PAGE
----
Thursday, November 6, 2008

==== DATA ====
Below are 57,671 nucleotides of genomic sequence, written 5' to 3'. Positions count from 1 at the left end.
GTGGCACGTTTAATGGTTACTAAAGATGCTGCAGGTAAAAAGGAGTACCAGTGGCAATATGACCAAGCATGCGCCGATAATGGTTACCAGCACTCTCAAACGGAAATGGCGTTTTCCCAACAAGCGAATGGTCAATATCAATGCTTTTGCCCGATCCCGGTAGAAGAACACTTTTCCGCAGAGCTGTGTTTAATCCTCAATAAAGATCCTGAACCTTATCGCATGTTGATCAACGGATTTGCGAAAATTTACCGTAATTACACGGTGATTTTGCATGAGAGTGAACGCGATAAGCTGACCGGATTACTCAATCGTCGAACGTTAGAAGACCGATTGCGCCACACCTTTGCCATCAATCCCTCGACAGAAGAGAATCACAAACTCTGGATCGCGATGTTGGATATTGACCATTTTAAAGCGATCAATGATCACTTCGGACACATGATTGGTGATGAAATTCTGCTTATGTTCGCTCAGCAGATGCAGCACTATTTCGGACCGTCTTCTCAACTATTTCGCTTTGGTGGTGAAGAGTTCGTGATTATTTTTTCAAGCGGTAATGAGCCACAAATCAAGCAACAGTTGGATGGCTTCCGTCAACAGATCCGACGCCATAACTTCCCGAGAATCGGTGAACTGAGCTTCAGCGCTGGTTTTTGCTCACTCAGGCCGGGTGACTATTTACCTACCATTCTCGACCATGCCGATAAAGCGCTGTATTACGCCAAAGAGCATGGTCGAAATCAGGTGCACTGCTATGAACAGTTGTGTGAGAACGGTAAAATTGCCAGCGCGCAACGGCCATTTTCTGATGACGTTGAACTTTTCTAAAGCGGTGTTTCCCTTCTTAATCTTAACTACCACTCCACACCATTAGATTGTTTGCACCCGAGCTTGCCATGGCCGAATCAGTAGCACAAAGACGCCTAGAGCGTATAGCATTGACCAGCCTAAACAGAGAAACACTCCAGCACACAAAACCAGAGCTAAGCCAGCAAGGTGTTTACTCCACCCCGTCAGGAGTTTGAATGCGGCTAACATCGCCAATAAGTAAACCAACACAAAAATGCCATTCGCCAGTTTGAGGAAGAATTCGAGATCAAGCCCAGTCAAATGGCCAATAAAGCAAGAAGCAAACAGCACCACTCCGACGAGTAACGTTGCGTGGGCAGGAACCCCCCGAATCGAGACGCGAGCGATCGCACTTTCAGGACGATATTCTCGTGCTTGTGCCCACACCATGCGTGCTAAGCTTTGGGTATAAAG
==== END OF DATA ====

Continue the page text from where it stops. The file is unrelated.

And The Leaves Have Fallen